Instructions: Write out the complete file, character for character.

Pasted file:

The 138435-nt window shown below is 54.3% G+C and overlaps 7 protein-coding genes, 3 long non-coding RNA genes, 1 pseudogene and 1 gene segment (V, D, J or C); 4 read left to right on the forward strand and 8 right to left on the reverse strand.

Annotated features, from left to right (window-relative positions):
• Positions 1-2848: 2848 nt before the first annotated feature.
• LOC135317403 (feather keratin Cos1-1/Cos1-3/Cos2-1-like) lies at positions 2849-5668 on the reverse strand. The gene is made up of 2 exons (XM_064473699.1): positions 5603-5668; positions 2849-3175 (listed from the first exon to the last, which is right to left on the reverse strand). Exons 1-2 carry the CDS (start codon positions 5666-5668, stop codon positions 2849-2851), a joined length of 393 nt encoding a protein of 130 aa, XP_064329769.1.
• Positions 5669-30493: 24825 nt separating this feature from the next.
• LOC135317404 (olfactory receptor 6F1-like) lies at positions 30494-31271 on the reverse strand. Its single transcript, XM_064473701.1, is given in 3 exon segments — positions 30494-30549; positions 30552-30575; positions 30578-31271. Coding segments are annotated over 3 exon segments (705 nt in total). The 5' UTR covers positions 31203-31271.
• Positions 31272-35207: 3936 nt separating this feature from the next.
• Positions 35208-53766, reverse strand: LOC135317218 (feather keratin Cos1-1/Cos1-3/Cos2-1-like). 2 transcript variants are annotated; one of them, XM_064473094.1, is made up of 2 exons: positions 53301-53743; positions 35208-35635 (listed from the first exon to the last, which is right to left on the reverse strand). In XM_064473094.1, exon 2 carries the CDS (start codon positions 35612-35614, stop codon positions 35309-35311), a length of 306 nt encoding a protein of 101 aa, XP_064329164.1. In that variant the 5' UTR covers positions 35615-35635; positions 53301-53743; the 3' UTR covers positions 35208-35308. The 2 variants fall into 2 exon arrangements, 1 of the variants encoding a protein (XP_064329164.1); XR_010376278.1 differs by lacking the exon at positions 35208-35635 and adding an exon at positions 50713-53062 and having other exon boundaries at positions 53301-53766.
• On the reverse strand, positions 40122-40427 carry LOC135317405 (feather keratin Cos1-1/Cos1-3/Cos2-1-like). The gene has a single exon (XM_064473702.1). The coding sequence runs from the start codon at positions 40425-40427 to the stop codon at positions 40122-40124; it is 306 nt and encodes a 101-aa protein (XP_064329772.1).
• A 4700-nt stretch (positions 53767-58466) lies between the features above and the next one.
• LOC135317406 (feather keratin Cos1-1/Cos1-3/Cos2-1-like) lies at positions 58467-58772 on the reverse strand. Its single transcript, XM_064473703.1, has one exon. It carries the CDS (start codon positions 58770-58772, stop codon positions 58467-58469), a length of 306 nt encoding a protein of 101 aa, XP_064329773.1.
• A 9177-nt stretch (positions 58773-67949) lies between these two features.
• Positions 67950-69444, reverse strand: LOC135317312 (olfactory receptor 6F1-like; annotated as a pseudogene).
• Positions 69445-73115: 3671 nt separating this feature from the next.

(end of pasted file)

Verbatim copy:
The 138435-nt window shown below is 54.3% G+C and overlaps 7 protein-coding genes, 3 long non-coding RNA genes, 1 pseudogene and 1 gene segment (V, D, J or C); 4 read left to right on the forward strand and 8 right to left on the reverse strand.

Annotated features, from left to right (window-relative positions):
• Positions 1-2848: 2848 nt before the first annotated feature.
• LOC135317403 (feather keratin Cos1-1/Cos1-3/Cos2-1-like) lies at positions 2849-5668 on the reverse strand. The gene is made up of 2 exons (XM_064473699.1): positions 5603-5668; positions 2849-3175 (listed from the first exon to the last, which is right to left on the reverse strand). Exons 1-2 carry the CDS (start codon positions 5666-5668, stop codon positions 2849-2851), a joined length of 393 nt encoding a protein of 130 aa, XP_064329769.1.
• Positions 5669-30493: 24825 nt separating this feature from the next.
• LOC135317404 (olfactory receptor 6F1-like) lies at positions 30494-31271 on the reverse strand. Its single transcript, XM_064473701.1, is given in 3 exon segments — positions 30494-30549; positions 30552-30575; positions 30578-31271. Coding segments are annotated over 3 exon segments (705 nt in total). The 5' UTR covers positions 31203-31271.
• Positions 31272-35207: 3936 nt separating this feature from the next.
• Positions 35208-53766, reverse strand: LOC135317218 (feather keratin Cos1-1/Cos1-3/Cos2-1-like). 2 transcript variants are annotated; one of them, XM_064473094.1, is made up of 2 exons: positions 53301-53743; positions 35208-35635 (listed from the first exon to the last, which is right to left on the reverse strand). In XM_064473094.1, exon 2 carries the CDS (start codon positions 35612-35614, stop codon positions 35309-35311), a length of 306 nt encoding a protein of 101 aa, XP_064329164.1. In that variant the 5' UTR covers positions 35615-35635; positions 53301-53743; the 3' UTR covers positions 35208-35308. The 2 variants fall into 2 exon arrangements, 1 of the variants encoding a protein (XP_064329164.1); XR_010376278.1 differs by lacking the exon at positions 35208-35635 and adding an exon at positions 50713-53062 and having other exon boundaries at positions 53301-53766.
• On the reverse strand, positions 40122-40427 carry LOC135317405 (feather keratin Cos1-1/Cos1-3/Cos2-1-like). The gene has a single exon (XM_064473702.1). The coding sequence runs from the start codon at positions 40425-40427 to the stop codon at positions 40122-40124; it is 306 nt and encodes a 101-aa protein (XP_064329772.1).
• A 4700-nt stretch (positions 53767-58466) lies between the features above and the next one.
• LOC135317406 (feather keratin Cos1-1/Cos1-3/Cos2-1-like) lies at positions 58467-58772 on the reverse strand. Its single transcript, XM_064473703.1, has one exon. It carries the CDS (start codon positions 58770-58772, stop codon positions 58467-58469), a length of 306 nt encoding a protein of 101 aa, XP_064329773.1.
• A 9177-nt stretch (positions 58773-67949) lies between these two features.
• Positions 67950-69444, reverse strand: LOC135317312 (olfactory receptor 6F1-like; annotated as a pseudogene).
• Positions 69445-73115: 3671 nt separating this feature from the next.